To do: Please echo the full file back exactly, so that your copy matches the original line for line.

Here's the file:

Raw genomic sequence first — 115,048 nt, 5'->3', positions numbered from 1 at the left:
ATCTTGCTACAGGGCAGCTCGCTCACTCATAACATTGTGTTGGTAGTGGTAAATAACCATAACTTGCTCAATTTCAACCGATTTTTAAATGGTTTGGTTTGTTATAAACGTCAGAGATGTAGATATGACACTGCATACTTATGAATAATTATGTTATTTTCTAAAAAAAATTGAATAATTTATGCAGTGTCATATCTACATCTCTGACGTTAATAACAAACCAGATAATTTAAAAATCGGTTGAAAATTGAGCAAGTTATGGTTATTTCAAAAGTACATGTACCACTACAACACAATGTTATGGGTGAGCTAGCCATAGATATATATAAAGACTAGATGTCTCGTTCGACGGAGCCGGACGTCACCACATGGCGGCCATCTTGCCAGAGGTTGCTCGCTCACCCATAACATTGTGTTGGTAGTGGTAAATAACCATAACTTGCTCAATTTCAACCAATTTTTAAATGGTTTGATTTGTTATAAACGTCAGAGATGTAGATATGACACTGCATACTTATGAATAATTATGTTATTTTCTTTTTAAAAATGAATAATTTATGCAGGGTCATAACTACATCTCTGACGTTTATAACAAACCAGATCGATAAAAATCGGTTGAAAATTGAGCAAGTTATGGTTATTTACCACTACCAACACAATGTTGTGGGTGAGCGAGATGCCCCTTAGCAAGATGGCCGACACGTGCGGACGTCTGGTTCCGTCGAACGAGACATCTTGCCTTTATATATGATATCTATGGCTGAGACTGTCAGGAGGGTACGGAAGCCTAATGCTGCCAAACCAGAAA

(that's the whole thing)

Raw genomic sequence first — 115,048 nt, 5'->3', positions numbered from 1 at the left:
ATCTTGCTACAGGGCAGCTCGCTCACTCATAACATTGTGTTGGTAGTGGTAAATAACCATAACTTGCTCAATTTCAACCGATTTTTAAATGGTTTGGTTTGTTATAAACGTCAGAGATGTAGATATGACACTGCATACTTATGAATAATTATGTTATTTTCTAAAAAAAATTGAATAATTTATGCAGTGTCATATCTACATCTCTGACGTTAATAACAAACCAGATAATTTAAAAATCGGTTGAAAATTGAGCAAGTTATGGTTATTTCAAAAGTACATGTACCACTACAACACAATGTTATGGGTGAGCTAGCCATAGATATATATAAAGACTAGATGTCTCGTTCGACGGAGCCGGACGTCACCACATGGCGGCCATCTTGCCAGAGGTTGCTCGCTCACCCATAACATTGTGTTGGTAGTGGTAAATAACCATAACTTGCTCAATTTCAACCAATTTTTAAATGGTTTGATTTGTTATAAACGTCAGAGATGTAGATATGACACTGCATACTTATGAATAATTATGTTATTTTCTTTTTAAAAATGAATAATTTATGCAGGGTCATAACTACATCTCTGACGTTTATAACAAACCAGATCGATAAAAATCGGTTGAAAATTGAGCAAGTTATGGTTATTTACCACTACCAACACAATGTTGTGGGTGAGCGAGATGCCCCTTAGCAAGATGGCCGACACGTGCGGACGTCTGGTTCCGTCGAACGAGACATCTTGCCTTTATATATGATATCTATGGCTGAGACTGTCAGGAGGGTACGGAAGCCTAATGCTGCCAAACCAGAAA